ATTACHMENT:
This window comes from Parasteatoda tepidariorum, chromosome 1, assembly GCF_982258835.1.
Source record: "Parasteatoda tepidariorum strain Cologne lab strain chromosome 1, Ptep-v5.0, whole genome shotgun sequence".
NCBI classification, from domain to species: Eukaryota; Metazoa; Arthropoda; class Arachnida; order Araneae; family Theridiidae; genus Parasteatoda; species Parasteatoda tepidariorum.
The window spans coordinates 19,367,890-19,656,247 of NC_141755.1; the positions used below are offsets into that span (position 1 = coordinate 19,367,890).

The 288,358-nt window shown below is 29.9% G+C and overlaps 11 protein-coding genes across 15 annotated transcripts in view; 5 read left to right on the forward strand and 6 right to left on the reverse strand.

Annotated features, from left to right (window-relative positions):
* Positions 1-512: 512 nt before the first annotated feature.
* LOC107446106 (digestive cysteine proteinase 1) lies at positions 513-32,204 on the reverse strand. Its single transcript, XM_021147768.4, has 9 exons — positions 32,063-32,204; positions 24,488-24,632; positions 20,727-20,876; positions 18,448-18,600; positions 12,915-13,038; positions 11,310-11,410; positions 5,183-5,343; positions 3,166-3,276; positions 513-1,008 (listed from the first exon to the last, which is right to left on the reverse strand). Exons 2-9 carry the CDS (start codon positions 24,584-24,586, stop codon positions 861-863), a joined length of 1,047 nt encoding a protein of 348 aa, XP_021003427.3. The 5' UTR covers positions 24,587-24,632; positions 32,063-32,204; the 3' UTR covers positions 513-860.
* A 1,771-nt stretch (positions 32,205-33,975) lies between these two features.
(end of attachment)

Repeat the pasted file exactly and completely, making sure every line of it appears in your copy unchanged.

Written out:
This window comes from Parasteatoda tepidariorum, chromosome 1, assembly GCF_982258835.1.
Source record: "Parasteatoda tepidariorum strain Cologne lab strain chromosome 1, Ptep-v5.0, whole genome shotgun sequence".
NCBI classification, from domain to species: Eukaryota; Metazoa; Arthropoda; class Arachnida; order Araneae; family Theridiidae; genus Parasteatoda; species Parasteatoda tepidariorum.
The window spans coordinates 19,367,890-19,656,247 of NC_141755.1; the positions used below are offsets into that span (position 1 = coordinate 19,367,890).

The 288,358-nt window shown below is 29.9% G+C and overlaps 11 protein-coding genes across 15 annotated transcripts in view; 5 read left to right on the forward strand and 6 right to left on the reverse strand.

Annotated features, from left to right (window-relative positions):
* Positions 1-512: 512 nt before the first annotated feature.
* LOC107446106 (digestive cysteine proteinase 1) lies at positions 513-32,204 on the reverse strand. Its single transcript, XM_021147768.4, has 9 exons — positions 32,063-32,204; positions 24,488-24,632; positions 20,727-20,876; positions 18,448-18,600; positions 12,915-13,038; positions 11,310-11,410; positions 5,183-5,343; positions 3,166-3,276; positions 513-1,008 (listed from the first exon to the last, which is right to left on the reverse strand). Exons 2-9 carry the CDS (start codon positions 24,584-24,586, stop codon positions 861-863), a joined length of 1,047 nt encoding a protein of 348 aa, XP_021003427.3. The 5' UTR covers positions 24,587-24,632; positions 32,063-32,204; the 3' UTR covers positions 513-860.
* A 1,771-nt stretch (positions 32,205-33,975) lies between these two features.